Skeuomorphs – Much More Than Clicks and Faux Paneling

My son, an avid Kickstarter, recently received a brilliant new piece of technology, the Pebble watch. Internet and Bluetooth ready, this wristwatch  customizes with a slew of apps, with more on the way, and talks with your smartphone. It looks pretty cool, too.Pebble Watch

How does the watch tell time?  A variety of ways and traditionally with two hands and a dial.

When objects consciously reference other objects or design, it’s called a skeuomorph. It is most common today when new technology includes older technological features, most likely to make the change more comfortable. Pay close attention and you’ll find skeuomorphs all around – and they have been with us for a long time.Ford Country Squire

Check out the Ford Country Squire, the classic suburban station wagon. Built first as a “woodie” with wood sides, the car retained stick on wood paneling for decades. Horrendous and wonderful – but mostly horrific if you were assigned the far back on a road trip.

The real rise in skeuomorph design came with the digital world. We don’t recognize bytes and code. Skeuomorphs are the bridge to analog and authenticity. They are the backwards-looking matrix that allows for digital notepads, turntables, building blocks and calendars. Look on your desktop for digital wood and digital leather. Smartphones click like a mechanical camera when taking a photo. Apple was famous for its skeuomorphic designs.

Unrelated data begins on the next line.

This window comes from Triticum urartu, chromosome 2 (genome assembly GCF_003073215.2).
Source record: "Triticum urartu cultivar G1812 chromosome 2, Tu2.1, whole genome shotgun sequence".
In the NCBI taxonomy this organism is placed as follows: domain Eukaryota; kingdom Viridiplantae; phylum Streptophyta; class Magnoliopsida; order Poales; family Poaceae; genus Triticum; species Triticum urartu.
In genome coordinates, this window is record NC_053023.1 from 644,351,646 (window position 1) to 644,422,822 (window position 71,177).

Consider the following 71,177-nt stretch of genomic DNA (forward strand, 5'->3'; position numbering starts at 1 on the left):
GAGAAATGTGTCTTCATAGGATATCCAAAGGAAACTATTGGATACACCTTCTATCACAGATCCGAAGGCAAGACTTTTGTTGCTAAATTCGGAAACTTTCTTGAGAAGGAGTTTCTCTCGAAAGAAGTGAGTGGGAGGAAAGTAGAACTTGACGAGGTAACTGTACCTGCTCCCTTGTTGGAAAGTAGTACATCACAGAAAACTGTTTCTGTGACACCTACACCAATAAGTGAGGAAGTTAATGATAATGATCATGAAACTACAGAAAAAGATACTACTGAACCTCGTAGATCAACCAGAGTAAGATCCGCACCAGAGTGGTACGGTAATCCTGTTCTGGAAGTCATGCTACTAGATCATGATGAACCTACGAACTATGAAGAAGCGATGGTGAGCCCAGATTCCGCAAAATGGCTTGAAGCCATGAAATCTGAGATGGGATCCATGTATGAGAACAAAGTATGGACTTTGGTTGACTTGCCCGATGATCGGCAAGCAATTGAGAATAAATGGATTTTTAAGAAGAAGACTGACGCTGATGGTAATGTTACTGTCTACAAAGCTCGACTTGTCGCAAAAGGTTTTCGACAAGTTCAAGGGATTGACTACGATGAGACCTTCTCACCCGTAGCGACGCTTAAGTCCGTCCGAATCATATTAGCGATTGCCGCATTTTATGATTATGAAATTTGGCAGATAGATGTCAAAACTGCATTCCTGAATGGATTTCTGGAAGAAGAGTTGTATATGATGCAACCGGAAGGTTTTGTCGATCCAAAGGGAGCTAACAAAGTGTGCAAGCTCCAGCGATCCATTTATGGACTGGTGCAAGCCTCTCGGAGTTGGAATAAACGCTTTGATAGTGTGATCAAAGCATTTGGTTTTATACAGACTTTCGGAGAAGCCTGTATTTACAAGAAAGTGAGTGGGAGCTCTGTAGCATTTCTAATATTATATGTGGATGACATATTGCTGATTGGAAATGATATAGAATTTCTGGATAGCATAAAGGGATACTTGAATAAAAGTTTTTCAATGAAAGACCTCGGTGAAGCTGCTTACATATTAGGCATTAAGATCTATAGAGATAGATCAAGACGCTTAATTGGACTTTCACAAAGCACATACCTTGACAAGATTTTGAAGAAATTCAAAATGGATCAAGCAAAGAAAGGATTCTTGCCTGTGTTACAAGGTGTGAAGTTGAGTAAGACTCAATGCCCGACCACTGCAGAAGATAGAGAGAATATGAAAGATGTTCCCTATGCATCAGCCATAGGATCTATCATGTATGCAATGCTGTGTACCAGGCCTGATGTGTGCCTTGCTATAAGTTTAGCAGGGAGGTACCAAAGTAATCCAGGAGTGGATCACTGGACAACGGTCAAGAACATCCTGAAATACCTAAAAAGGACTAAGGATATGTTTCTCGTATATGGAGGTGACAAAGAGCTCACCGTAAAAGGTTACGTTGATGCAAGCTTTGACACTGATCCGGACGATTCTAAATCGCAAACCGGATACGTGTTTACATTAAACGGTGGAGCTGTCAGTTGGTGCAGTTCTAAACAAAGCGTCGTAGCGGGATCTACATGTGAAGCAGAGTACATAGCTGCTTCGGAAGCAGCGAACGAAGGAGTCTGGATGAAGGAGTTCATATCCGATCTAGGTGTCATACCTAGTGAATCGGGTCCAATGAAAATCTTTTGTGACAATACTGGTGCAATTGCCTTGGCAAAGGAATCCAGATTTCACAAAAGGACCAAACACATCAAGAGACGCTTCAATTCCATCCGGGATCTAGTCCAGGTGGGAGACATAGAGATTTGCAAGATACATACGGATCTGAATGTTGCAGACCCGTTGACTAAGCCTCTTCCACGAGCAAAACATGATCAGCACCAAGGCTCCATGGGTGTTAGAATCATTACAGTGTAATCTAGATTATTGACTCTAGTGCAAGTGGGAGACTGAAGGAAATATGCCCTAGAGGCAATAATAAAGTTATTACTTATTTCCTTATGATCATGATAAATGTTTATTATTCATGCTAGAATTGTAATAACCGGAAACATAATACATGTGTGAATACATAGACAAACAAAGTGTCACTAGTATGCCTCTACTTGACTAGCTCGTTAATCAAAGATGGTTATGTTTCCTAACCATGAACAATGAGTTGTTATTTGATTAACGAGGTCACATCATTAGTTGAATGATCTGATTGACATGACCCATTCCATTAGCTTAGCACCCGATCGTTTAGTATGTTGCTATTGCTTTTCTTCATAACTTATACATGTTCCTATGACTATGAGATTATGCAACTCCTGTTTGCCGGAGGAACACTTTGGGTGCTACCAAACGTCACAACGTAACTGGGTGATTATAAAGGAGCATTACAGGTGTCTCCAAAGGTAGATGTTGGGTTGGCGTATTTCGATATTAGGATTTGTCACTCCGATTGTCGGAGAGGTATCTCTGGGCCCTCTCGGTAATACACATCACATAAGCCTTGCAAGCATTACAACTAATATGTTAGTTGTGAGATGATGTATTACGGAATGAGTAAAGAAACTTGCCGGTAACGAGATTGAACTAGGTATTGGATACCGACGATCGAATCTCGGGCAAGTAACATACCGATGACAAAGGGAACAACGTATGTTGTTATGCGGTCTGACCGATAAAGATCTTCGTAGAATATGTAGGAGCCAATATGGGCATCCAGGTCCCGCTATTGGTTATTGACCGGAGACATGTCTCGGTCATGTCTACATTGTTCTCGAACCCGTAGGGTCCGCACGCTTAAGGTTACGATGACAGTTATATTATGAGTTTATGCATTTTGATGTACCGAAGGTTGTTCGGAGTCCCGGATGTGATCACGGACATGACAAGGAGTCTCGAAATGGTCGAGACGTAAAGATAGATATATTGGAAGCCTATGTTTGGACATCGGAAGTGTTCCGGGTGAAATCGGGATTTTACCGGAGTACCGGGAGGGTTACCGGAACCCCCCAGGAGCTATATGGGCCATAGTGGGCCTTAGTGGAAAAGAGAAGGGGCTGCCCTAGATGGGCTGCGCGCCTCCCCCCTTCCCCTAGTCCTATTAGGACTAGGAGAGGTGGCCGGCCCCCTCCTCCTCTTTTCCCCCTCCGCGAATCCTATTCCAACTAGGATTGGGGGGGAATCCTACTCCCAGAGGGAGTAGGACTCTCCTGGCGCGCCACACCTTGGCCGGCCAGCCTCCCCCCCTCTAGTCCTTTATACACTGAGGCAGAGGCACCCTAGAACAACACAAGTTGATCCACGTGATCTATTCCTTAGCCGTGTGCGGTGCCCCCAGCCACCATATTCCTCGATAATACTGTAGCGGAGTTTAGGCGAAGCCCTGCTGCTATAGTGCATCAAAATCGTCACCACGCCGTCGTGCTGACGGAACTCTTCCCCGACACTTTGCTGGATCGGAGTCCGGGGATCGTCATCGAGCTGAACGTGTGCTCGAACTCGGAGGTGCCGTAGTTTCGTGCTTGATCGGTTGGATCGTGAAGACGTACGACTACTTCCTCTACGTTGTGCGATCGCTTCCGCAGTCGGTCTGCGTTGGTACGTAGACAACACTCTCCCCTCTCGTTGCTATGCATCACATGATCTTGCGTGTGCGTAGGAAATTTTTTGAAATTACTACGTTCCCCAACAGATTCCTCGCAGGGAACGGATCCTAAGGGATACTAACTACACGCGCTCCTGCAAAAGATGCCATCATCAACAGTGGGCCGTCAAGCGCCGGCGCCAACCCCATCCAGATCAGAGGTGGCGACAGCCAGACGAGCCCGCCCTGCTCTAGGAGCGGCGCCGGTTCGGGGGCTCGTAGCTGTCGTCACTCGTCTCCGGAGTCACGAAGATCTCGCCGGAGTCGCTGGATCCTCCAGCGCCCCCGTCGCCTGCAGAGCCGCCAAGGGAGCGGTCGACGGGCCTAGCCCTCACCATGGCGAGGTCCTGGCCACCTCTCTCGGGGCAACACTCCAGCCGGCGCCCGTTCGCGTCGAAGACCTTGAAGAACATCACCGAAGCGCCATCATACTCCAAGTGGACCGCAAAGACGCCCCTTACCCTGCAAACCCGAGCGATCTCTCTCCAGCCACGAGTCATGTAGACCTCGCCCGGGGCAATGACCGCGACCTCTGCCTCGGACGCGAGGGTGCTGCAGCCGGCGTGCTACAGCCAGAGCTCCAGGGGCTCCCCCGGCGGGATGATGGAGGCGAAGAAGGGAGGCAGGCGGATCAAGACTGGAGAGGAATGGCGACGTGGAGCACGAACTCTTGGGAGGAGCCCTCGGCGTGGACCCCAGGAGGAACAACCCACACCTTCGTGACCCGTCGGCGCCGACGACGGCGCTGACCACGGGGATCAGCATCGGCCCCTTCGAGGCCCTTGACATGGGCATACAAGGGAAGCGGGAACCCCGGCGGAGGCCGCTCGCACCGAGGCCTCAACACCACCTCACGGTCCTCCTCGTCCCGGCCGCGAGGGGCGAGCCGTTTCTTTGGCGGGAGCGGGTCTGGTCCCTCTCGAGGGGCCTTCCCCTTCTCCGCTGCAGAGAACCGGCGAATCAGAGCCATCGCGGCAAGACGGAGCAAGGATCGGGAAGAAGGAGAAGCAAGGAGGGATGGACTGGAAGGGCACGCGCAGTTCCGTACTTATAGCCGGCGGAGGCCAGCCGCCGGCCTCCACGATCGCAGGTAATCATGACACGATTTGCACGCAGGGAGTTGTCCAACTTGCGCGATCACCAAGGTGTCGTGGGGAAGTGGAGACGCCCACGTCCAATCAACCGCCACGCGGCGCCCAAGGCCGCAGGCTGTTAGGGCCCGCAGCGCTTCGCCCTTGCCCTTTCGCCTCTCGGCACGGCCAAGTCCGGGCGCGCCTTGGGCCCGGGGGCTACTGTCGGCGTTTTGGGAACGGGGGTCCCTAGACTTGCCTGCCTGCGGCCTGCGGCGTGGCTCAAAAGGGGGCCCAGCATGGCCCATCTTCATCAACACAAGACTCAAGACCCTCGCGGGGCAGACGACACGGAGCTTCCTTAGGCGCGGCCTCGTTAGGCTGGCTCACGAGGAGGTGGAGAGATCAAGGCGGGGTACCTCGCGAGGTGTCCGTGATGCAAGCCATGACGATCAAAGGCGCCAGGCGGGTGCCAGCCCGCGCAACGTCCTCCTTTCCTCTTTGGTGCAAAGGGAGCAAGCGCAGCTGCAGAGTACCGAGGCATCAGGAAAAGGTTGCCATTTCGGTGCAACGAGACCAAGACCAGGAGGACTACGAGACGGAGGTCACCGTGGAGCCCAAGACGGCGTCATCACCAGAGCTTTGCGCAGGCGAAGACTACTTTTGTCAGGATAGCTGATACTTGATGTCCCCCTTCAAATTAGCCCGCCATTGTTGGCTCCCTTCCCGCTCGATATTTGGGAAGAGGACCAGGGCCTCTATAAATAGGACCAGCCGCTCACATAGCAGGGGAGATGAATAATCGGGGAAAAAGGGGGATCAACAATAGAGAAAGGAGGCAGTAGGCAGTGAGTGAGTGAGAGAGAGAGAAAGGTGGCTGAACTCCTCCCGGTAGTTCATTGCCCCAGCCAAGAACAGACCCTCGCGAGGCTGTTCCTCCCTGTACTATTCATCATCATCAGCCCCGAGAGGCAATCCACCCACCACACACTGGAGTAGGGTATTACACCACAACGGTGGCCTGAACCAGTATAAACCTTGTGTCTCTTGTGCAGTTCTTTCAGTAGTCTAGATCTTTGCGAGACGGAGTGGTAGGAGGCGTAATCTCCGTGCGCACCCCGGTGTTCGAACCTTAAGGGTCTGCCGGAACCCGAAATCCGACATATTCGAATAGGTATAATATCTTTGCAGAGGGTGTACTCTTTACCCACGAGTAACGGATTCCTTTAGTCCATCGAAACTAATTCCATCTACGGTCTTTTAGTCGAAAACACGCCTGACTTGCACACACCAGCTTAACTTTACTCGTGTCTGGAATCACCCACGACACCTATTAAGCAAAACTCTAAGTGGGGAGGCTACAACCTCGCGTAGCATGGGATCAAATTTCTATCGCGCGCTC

Ironic use of skeuomorphism is common and can be effective with the right touch. I sometimes have my smartphone ring, not beep, chime or gong, and it often leads to smiles. It is a way to have our new technology cake and eat it, too. The difficulty comes into play when skeuomorphic design is neither ironic nor thoughtful. Skeuomorphism can be lazy. Why should a computer screen look like a typewritten page on a yellow legal pad?

Evaluation of skeuomorphic design has to acknowledge intent. If the desire is for authenticity, failure is certain. “Authentic reproductions” always fall short and ring false.  If a design deceives with integrity, it stands a fighting chance of success.

And fake wood paneling is always in bad taste.

David Potash